Section 137.115.1 requires county assessors to “annually assess all real property, including any new construction and improvements to real property, and possessory interests in real property at the percent of its true value in money[.]” “ ‘Determining the true value in money is an issue of fact for the Commission.’ ” Union Electric Co. v. Estes, 534 S.W.3d 352, 370-71 (Mo. App. W.D. 2017) (citation omitted). However, whether the proper valuation method is used is a question of law. Id. “Normally, ‘true value in money’ is the equivalent of fair market value.” Rinehart, 363 S.W.3d at 365. “[I]n the ordinary case, ‘true value in money is the price which the property would bring from a willing buyer when offered for sale by a willing seller.’ ” Id.
Here, it is undisputed that the bonus value method used by the STC was improper as a matter of law because it only applies to leasehold interests not to ownership interests. Frontier Airlines, Inc., 528 S.W.2d at 947 (approved bonus value method for leaseholds; bonus value is the difference between the economic rental, which is the actual market value of use and occupancy and contract rental; referred to as leasehold savings or profit), Land Clearance for Redev. Auth. v. W.F. Coen & Co., 773 S.W.2d 465, 471 (Mo. App. W.D. 1989) (condemnation where tract being condemned subject to leasehold interest; proper measure of damages for lessee's interest is the bonus value of the unexpired term of the lease as measured by the difference between the market rental and the contract rental for the use and occupancy of the leasehold); Land Clearance for Redevelopment Corp. v. Doernhoefer, 389 S.W.2d 780, 784 (Mo. 1965) (discussion of factors to be considered in determining the market value of a leasehold). Grady does not dispute that the bonus value method only applies to valuation of a leasehold interest.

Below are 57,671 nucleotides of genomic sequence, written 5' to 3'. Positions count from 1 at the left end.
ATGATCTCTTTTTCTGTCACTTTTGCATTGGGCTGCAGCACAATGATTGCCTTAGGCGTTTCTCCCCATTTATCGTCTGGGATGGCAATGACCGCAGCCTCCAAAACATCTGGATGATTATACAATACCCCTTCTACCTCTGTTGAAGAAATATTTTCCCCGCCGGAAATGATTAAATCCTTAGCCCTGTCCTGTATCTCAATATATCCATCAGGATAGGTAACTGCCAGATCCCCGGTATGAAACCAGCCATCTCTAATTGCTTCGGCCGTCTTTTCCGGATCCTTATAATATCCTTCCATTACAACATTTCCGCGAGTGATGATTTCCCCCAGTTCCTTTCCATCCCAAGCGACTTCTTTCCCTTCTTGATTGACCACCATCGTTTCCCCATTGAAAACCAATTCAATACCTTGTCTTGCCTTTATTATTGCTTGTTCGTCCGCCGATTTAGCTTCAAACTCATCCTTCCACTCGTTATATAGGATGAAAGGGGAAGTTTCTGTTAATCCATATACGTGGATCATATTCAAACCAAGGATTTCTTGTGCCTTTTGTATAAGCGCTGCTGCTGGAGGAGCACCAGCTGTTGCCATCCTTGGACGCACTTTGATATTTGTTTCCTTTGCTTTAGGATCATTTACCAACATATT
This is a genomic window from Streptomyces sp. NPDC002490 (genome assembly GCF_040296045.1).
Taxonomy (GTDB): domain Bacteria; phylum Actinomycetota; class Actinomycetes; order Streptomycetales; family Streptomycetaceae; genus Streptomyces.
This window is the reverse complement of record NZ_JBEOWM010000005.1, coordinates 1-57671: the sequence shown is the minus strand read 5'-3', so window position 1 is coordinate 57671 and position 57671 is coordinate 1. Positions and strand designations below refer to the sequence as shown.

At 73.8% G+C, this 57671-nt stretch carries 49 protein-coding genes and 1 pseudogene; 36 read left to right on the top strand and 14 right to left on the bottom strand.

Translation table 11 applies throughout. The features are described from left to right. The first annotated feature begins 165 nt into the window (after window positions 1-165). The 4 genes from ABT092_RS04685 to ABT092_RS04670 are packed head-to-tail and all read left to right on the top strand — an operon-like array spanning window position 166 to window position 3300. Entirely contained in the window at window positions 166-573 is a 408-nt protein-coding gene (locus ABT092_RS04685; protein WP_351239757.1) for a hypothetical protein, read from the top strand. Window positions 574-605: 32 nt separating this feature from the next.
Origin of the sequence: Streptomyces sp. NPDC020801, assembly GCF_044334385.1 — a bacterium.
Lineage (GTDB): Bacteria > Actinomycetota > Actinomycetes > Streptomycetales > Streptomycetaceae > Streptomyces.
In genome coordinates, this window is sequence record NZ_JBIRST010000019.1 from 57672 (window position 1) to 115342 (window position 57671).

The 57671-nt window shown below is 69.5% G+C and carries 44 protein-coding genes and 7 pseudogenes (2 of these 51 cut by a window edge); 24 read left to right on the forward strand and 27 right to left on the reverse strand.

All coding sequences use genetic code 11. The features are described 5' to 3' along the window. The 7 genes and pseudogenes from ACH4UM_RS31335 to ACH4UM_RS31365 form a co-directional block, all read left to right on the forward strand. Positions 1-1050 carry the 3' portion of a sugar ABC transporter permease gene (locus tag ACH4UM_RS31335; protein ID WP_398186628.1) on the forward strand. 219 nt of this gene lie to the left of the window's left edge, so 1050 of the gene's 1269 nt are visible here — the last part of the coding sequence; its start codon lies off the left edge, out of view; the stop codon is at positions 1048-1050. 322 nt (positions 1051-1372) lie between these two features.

Because we have concluded that Grady does not have a leasehold interest in the Property, the bonus value method of valuation is not applicable. Thus, we find the STC decision that the bonus valuation method should be used to value Grady's interest arbitrary, capricious and unreasonable. Point two is denied.
Points III and IV 10
In points three and four, Grady contends that this Court does not have jurisdiction to hear Assessor's and the District's constitutional challenges to section 137.115.1 because the Court lacks jurisdiction, as only the Supreme Court can determine constitutional challenges to state revenue laws, and, in any event, section 137.115.1 does not violate article 10, section 6 or section 3 of the Missouri constitution. We need not address these points, as explained below.
The STC declined to render a decision on the constitutional challenge deeming it outside the authority of an administrative agency. At the circuit court level, it was the Assessor and District who argued that the STC's interpretation of section 137.115.1 was unconstitutional. However, the circuit court did not adopt the STC's interpretation of section 137.115.1, which thereby rendered the argument of Assessor and District moot. The circuit court therefore had no need to reach these constitutional challenges because it reversed the STC decision interpreting section 137.115.1. Likewise, in affirming the circuit court decision, we reject the STC's decision and its interpretation of section 137.115.1. Thus, we need not reach the constitutional issue.